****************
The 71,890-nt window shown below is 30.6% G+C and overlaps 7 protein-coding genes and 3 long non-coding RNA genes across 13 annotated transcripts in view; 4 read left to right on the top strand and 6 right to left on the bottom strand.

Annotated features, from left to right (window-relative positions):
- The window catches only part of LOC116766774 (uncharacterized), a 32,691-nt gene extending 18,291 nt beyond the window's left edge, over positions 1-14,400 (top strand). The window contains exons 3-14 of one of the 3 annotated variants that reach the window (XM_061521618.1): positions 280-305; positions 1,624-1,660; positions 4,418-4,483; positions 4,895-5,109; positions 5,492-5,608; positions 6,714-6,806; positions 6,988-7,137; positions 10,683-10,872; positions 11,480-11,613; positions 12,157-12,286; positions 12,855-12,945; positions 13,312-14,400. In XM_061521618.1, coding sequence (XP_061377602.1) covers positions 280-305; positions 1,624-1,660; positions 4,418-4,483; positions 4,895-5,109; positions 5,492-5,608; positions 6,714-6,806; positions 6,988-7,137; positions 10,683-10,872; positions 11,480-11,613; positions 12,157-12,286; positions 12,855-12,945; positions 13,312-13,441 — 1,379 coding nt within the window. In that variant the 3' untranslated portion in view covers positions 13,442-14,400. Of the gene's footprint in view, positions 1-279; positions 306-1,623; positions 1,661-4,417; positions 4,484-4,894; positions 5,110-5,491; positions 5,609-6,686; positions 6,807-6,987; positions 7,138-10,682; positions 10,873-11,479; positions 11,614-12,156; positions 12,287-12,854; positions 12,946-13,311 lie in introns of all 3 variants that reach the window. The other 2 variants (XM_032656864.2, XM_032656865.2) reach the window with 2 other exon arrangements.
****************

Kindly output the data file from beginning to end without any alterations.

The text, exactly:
The 71,890-nt window shown below is 30.6% G+C and overlaps 7 protein-coding genes and 3 long non-coding RNA genes across 13 annotated transcripts in view; 4 read left to right on the top strand and 6 right to left on the bottom strand.

Annotated features, from left to right (window-relative positions):
- The window catches only part of LOC116766774 (uncharacterized), a 32,691-nt gene extending 18,291 nt beyond the window's left edge, over positions 1-14,400 (top strand). The window contains exons 3-14 of one of the 3 annotated variants that reach the window (XM_061521618.1): positions 280-305; positions 1,624-1,660; positions 4,418-4,483; positions 4,895-5,109; positions 5,492-5,608; positions 6,714-6,806; positions 6,988-7,137; positions 10,683-10,872; positions 11,480-11,613; positions 12,157-12,286; positions 12,855-12,945; positions 13,312-14,400. In XM_061521618.1, coding sequence (XP_061377602.1) covers positions 280-305; positions 1,624-1,660; positions 4,418-4,483; positions 4,895-5,109; positions 5,492-5,608; positions 6,714-6,806; positions 6,988-7,137; positions 10,683-10,872; positions 11,480-11,613; positions 12,157-12,286; positions 12,855-12,945; positions 13,312-13,441 — 1,379 coding nt within the window. In that variant the 3' untranslated portion in view covers positions 13,442-14,400. Of the gene's footprint in view, positions 1-279; positions 306-1,623; positions 1,661-4,417; positions 4,484-4,894; positions 5,110-5,491; positions 5,609-6,686; positions 6,807-6,987; positions 7,138-10,682; positions 10,873-11,479; positions 11,614-12,156; positions 12,287-12,854; positions 12,946-13,311 lie in introns of all 3 variants that reach the window. The other 2 variants (XM_032656864.2, XM_032656865.2) reach the window with 2 other exon arrangements.